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CWD brochure dd endemic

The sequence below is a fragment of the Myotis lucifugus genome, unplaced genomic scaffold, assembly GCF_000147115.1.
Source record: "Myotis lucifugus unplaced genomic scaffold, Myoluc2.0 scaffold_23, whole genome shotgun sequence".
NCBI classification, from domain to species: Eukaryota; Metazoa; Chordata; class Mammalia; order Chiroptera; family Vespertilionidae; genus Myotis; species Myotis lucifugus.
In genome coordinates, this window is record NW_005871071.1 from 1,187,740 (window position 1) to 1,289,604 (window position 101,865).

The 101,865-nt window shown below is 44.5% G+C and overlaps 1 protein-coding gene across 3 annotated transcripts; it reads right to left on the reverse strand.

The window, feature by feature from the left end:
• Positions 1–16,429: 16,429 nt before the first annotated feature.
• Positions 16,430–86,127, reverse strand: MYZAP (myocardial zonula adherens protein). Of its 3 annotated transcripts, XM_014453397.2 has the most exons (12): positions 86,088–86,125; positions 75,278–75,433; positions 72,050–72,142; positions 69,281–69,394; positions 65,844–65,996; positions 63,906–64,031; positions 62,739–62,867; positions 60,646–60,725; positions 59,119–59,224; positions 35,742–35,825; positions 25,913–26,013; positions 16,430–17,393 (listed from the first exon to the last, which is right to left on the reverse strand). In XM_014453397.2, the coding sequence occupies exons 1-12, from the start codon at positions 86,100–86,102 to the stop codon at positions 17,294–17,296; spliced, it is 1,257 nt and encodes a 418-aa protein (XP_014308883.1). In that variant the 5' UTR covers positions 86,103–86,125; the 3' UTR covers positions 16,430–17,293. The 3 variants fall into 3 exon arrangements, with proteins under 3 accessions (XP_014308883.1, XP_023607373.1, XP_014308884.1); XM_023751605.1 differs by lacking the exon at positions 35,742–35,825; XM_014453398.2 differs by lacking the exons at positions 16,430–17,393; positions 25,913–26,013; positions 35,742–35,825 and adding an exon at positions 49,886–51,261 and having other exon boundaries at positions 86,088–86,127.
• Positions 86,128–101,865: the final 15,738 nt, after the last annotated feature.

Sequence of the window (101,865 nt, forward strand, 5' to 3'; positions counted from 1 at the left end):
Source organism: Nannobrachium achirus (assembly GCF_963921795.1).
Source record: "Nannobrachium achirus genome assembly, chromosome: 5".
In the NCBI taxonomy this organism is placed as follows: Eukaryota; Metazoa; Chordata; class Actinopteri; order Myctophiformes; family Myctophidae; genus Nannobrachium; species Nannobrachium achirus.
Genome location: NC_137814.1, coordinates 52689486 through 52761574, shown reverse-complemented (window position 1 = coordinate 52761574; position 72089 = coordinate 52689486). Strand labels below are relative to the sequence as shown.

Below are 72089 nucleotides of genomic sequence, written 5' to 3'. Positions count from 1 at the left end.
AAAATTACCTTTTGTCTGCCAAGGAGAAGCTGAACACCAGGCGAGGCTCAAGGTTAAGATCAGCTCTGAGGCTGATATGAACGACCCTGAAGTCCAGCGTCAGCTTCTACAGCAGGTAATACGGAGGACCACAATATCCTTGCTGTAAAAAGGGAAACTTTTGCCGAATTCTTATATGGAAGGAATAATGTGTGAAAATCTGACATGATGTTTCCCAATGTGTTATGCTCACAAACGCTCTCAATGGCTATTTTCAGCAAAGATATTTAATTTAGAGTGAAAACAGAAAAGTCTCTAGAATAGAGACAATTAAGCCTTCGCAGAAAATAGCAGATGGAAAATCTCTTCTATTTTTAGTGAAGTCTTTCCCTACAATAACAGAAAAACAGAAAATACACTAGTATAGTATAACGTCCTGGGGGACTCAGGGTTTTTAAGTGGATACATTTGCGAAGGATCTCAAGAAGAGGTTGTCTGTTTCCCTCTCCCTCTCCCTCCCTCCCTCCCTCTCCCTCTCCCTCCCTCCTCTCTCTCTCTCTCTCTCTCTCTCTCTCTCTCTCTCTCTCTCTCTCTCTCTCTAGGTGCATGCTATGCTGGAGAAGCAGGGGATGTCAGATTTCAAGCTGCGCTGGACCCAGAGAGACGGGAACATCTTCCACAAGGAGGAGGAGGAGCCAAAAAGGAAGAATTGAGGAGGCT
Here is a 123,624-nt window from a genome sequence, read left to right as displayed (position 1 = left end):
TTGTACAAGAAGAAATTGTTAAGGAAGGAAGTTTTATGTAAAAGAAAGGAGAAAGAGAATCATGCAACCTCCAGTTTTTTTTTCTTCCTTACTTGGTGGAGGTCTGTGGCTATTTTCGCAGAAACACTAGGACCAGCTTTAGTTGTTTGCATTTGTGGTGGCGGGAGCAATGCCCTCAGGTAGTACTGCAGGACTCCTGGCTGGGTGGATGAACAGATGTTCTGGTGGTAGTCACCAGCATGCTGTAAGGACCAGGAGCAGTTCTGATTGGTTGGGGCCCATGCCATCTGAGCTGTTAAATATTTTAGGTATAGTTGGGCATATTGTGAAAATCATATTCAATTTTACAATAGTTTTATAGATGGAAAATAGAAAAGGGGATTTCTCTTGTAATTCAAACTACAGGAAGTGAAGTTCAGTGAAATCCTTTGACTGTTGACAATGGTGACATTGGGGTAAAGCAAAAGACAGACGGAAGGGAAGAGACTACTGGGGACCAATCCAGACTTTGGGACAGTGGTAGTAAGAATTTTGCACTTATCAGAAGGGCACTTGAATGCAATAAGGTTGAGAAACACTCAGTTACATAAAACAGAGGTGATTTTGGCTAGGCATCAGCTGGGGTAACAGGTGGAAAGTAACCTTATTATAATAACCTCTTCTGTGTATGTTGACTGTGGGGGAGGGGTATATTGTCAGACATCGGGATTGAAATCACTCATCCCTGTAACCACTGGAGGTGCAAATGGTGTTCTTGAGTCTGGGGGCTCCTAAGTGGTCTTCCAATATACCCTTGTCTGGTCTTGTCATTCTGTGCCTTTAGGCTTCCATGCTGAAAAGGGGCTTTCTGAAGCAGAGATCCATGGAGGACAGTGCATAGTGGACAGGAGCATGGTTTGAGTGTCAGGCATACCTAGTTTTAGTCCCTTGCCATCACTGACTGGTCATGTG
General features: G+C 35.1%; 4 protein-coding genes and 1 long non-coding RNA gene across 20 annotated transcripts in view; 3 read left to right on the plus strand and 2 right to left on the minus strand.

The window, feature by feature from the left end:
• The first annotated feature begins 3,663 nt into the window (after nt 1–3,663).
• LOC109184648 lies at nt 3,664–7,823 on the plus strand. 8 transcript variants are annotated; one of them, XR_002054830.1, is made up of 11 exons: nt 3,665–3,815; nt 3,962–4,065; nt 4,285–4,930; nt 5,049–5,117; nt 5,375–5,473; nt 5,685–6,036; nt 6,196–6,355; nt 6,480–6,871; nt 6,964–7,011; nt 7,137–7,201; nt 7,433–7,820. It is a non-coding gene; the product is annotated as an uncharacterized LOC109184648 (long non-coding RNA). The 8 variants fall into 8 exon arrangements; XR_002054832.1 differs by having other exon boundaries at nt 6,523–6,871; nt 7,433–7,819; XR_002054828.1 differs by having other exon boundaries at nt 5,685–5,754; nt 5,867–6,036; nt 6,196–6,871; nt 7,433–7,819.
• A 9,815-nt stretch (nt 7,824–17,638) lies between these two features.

CHRONIC WASTING CHRONIC WASTING DISEASE DISEASE: THE BASICS What is Chronic Wasting Disease? CWD is a neurologic disease of deer and elk, belonging to the family of diseases known as transmissible spongiform encephalopathies (TSE’s) or prion diseases. Though it shares certain features with other TSE’s like bovine spongiform encephalopathy (“Mad Cow Disease”) or scrapie in sheep, it is a distinct EQUAL OPPORTUNITY disease apparently affecting only deer, moose Federal and State law prohibits employment and/or public accommodation (such as access to services or physical facilities) and elk. CWD occurs in wild deer and elk, discrimination on the basis of age, color, creed, disability (mental primarily in Colorado and adjacent parts of and/or physical), gender identity, national origin, pregnancy, Wyoming, Nebraska and Utah; it has also been race, religion, sex or sexual orientation. If you believe you have diagnosed in wild deer and/or elk in Illinois, been discriminated against in any program, activity or facility Kansas, New Mexico, New York, North Dakota, as described above, or if you desire further information, contact South Dakota, Utah, Virginia, West Virginia, the Iowa Civil Rights Commission at 1-800-457-4416, or write to: Wisconsin and the Canadian provinces of Alberta Director, Iowa Department of Natural Resources, Wallace State and Saskatchewan. CWD has also been found Office Building, 502 E. 9th, Des Moines, Iowa 50319-0034. on captive deer and/or elk farms in Colorado, States and Provinces where CWD has been ALTERNATIVE FORMATS Kansas, Michigan, Minnesota, Missouri, This information is available in alternative formats upon request Montana, Nebraska, New York, Oklahoma, South confirmed in captive or wild cervids. Dakota, Utah, Wisconsin and Wyoming and the by contacting the DNR at 515-281-5918. TTY users - Contact Relay Iowa at 800-735-2942. Canadian provinces of Alberta and Saskatchewan. What are the Signs of CWD in Deer and Elk? What’s Being Done to Prevent cattle by injecting CWD infected material directly CWD attacks the brains of infected deer and elk causing the animals to become emaciated, display into the brain, but the cattle did not develop signs the Spread of CWD? of disease. CWD has been a problem in farmed Wildlife Agencies in virtually every state have abnormal behavior, lose bodily functions and elk in several western states, but has not been adopted measures to help prevent the spread of die. Signs identified in captive cervids include documented to date on elk or deer farms in Iowa. CWD into their respective states. In Iowa, the excessive salivation, loss of appetite, progressive weight loss, excessive thirst and urination, DNR has: listlessness, teeth grinding, holding the head in Is it Safe to Eat Venison from Iowa Deer? a lowered position and drooping ears. CWD is a To date, CWD has not been diagnosed in captive • Worked with the Department of Agriculture and slowly progressive disease; signs are usually not or wild deer in Iowa. There is no scientific Land Stewardship to develop a CWD response plan. seen until the animal is 18 months of age or older. evidence that CWD is transmissible through • Collected and tested over 33,000 wild deer consumption of meat from an infected animal. throughout the state (to date all tests have The prion that causes CWD accumulates only been negative). How is CWD Transmitted? in certain parts of infected animals – the brain, The mode of transmission between deer or elk • Instituted a mandatory CWD monitoring eyes, spinal cord, lymph nodes, tonsils and is not completely understood. However, it is program for deer hunting preserves. spleen. Health officials, however, advise that thought that the disease is transmitted laterally • Instituted restrictions on inter-state transport no part of any animal known to be infected with (i.e., from direct contact between animals in a of big game carcasses from CWD endemic areas. CWD should be consumed by humans or other herd). Environmental factors, heat or disaffection animals. In addition, they suggest that hunters • Worked on legislation to ban feeding of deer to does not easily kill the disease-causing prion, so take simple precautions when field dressing deer help prevent the spread of CWD (not yet passed). transmission from a contaminated environment in areas where CWD is found: • Worked with conservation organizations to may also be possible. increase the awareness about CWD. • Wear rubber gloves when field dressing How is CWD Diagnosed? carcasses. • Engaged in regional and national wildlife health Brain samples are collected from hunter- meetings to stay abreast of current science harvested or dead deer and are examined • Bone out the meat from your animal. regarding CWD. microscopically using special stains to identify • Minimize the handling of brain and the CWD prion. A research team in Colorado spinal tissues. Restrictions for Bringing Big has recently developed the first live animal • Wash hands and instruments thoroughly Game Carcasses into Iowa. test for CWD, based on the collection of tonsil after field dressing is completed. Regulations prohibit bringing whole carcasses samples for microscopic examination. This • Avoid consuming brain, spinal cord, eyes, of deer, elk, moose or caribou into Iowa from test seems to work well in deer, but not in elk. spleen, tonsils and lymph nodes of harvested CWD endemic areas in other states or provinces animals. (Normal field dressing coupled with whether they were taken from wild, free-ranging Is CWD Transmissible to Humans? boning out of a carcass will remove essentially animals or from a hunting preserve. To find out A World Health Organization panel of experts all of these parts.) if your proposed hunt is in a CWD endemic area, reviewed all available information on CWD and contact the fish and wildlife agency in the state or • Request that your animal be processed concluded that there is no scientific evidence that province where you plan to hunt. individually, without meat from other animals CWD can infect humans. CWD is similar to the If you take a deer, elk, moose or caribou in a being added to meat from your animal. human TSE disease, Creutzfeldt-Jakob Disease, CWD endemic area, you may bring back into Iowa but the two diseases have not been linked the way only the boned out meat, skin (cape) and antlers. new-variant Creutzfeldt-Jakob Disease in people What Should I do if I Observe Antlers may be attached only to a clean skull plate has been linked to consumption of products from or Harvest a Deer in Iowa that from which all brain and connective tissue has cattle with bovine spongiform encephalopathy. I Suspect Might Have CWD? been removed. Animals taken outside of CWD Call your local DNR office, your local endemic areas may be transported in any manner Is CWD a Risk for Iowa’s Livestock? Conservation Officer, or the DNR Central Office that is otherwise legal. Hunters must check the There is no evidence that CWD can be 515-281-6156 right away. The DNR will make regulations in the state or province they hunt to transmitted under natural conditions to cattle. every effort to collect samples from the animal make sure all carcass transportation requirements Scientists have attempted to transmit CWD to and submit them for CWD testing. for those respective jurisdictions are met.